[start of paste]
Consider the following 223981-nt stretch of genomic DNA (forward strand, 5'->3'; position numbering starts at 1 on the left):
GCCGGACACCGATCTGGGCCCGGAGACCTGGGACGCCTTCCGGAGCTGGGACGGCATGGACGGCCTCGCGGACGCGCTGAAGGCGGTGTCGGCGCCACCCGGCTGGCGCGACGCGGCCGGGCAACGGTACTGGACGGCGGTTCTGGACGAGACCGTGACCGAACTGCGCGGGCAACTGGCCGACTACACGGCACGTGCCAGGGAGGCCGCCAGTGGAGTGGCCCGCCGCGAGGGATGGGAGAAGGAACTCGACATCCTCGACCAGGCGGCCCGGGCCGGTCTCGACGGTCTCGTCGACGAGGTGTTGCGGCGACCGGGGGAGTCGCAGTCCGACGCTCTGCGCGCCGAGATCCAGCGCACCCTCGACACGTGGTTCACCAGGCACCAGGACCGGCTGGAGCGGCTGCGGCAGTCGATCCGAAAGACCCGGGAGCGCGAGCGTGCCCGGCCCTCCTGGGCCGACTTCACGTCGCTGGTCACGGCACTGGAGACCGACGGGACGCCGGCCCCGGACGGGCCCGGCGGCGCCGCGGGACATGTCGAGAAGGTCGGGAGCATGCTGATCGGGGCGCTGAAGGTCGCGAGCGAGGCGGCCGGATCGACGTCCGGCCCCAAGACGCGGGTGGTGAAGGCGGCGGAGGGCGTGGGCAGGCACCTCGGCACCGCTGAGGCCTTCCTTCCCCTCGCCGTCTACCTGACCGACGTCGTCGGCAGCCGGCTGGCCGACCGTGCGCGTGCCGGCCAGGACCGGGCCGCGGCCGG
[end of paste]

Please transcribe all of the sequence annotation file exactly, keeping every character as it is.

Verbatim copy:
Consider the following 223981-nt stretch of genomic DNA (forward strand, 5'->3'; position numbering starts at 1 on the left):
GCCGGACACCGATCTGGGCCCGGAGACCTGGGACGCCTTCCGGAGCTGGGACGGCATGGACGGCCTCGCGGACGCGCTGAAGGCGGTGTCGGCGCCACCCGGCTGGCGCGACGCGGCCGGGCAACGGTACTGGACGGCGGTTCTGGACGAGACCGTGACCGAACTGCGCGGGCAACTGGCCGACTACACGGCACGTGCCAGGGAGGCCGCCAGTGGAGTGGCCCGCCGCGAGGGATGGGAGAAGGAACTCGACATCCTCGACCAGGCGGCCCGGGCCGGTCTCGACGGTCTCGTCGACGAGGTGTTGCGGCGACCGGGGGAGTCGCAGTCCGACGCTCTGCGCGCCGAGATCCAGCGCACCCTCGACACGTGGTTCACCAGGCACCAGGACCGGCTGGAGCGGCTGCGGCAGTCGATCCGAAAGACCCGGGAGCGCGAGCGTGCCCGGCCCTCCTGGGCCGACTTCACGTCGCTGGTCACGGCACTGGAGACCGACGGGACGCCGGCCCCGGACGGGCCCGGCGGCGCCGCGGGACATGTCGAGAAGGTCGGGAGCATGCTGATCGGGGCGCTGAAGGTCGCGAGCGAGGCGGCCGGATCGACGTCCGGCCCCAAGACGCGGGTGGTGAAGGCGGCGGAGGGCGTGGGCAGGCACCTCGGCACCGCTGAGGCCTTCCTTCCCCTCGCCGTCTACCTGACCGACGTCGTCGGCAGCCGGCTGGCCGACCGTGCGCGTGCCGGCCAGGACCGGGCCGCGGCCGG